IQ scores are used to assess the intelligence of human beings. Now Tel Aviv University has developed a "Social-IQ score" for bacteria -- and it may lead to new antibiotics and powerful bacteria-based "green" pesticides for the agricultural industry.
An international team led by Prof. Eshel Ben-Jacob of Tel Aviv University's Department of Physics and Astronomy and his research student Alexandra Sirota-Madi says that their results deepen science's knowledge of the social capabilities of bacteria, one of the most prolific and important organisms on earth. "Bacteria are our worst enemies but they can also be our best friends. To better exploit their capabilities and to outsmart pathogenic bacteria, we must realize their social intelligence," says Prof. Ben-Jacob.
The international team was first to sequence the genome of pattern-forming bacteria, the Paenibacillus vortex (Vortex) discovered two decades ago by Prof. Ben-Jacob and his collaborators. While sequencing the genome, the team developed the first "Bacteria Social-IQ Score" and found that Vortex and two other Paenibacillus strains have the world's highest Social-IQ scores among all 500 sequenced bacteria. The research was recently published in the journal BMC Genomics.
Highly evolved communities
The impact of the team's research is three-fold. First, it shows just how "smart" bacteria can really be -- a new paradigm that has just begun to be recognised by the science community today. Second, it demonstrates bacteria's high level of social intelligence -- how bacteria work together to communicate and grow. And finally, the work points out some potentially significant applications in medicine and agriculture.
The researchers looked at genes which allow the bacteria to communicate and process information about their environment, making decisions and synthesizing agents for defensive and offensive purposes. This research shows that bacteria are not simple solitary organisms, or "low level" entities, as earlier believed -- they are highly social and evolved creatures. They consistently foil the medical community as they constantly develop strategies against the latest antibiotics. In the West, bacteria are one of the top three killers in hospitals today.
The recent study shows that everyday pathogenic bacteria are not so smart: their S-IQ score is just at the average level. But the social intelligence of the Vortex bacteria is at the "genius range": if compared to human IQ scores it is about 60 points higher than the average IQ at 100. Armed with this kind of information on the social intelligence of bacteria, researchers will be better able to outsmart them, says Prof. Ben-Jacob.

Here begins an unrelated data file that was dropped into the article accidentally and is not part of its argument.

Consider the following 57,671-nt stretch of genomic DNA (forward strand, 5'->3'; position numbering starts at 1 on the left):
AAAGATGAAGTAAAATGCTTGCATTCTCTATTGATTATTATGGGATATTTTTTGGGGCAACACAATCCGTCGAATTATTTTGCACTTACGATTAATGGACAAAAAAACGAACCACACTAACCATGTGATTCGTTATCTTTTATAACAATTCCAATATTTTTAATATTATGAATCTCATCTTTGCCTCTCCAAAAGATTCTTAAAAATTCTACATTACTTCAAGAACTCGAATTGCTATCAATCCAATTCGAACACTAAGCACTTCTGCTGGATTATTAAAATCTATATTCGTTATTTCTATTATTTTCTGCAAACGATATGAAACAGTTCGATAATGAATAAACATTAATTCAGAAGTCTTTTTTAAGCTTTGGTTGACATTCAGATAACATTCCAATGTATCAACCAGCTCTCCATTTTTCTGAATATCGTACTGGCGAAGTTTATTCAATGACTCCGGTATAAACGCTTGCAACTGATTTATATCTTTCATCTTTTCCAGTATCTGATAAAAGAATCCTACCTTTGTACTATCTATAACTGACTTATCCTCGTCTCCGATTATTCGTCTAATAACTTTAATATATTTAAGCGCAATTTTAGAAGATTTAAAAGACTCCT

This information can also be directly applied in "green" agriculture or biological control, where bacteria's advanced offense strategies and toxic agents can be used to fight harmful bacteria, fungi and even higher organisms.
Tiny biotechnology factories
Bacteria are often found in soil, and live in symbiotic harmony with a plant's roots. They help the roots access nutrients, and in exchange the bacteria eat sugar from the roots.
For that reason, bacteria are now applied in agriculture to increase the productivity of plants and make them stronger against pests and disease. They can be used instead of fertilizer, and also against insects and fungi themselves. Knowing the Social-IQ score could help developers determine which bacteria are the most efficient.
"Thanks to the special capabilities of our bacteria strain, it can be used by researchers globally to further investigate the social intelligence of bacteria," says co-author Sirota-Madi. "When we can determine how smart they really are, we can use them as biotechnology factories and apply them optimally in agriculture."
- Alexandra Sirota-Madi, Tsviya Olender, Yael Helman, Colin Ingham, Ina Brainis, Dalit Roth, Efrat Hagi, Leonid Brodsky, Dena Leshkowitz, Vladimir Galatenko, Vladimir Nikolaev, Raja C Mugasimangalam, Sharron Bransburg-Zabary, David L Gutnick, Doron Lancet, Eshel Ben-Jacob. Genome sequence of the pattern forming Paenibacillus vortex bacterium reveals potential for thriving in complex environments. BMC Genomics, 2010; 11 (1): 710 DOI: 10.1186/1471-2164-11-710
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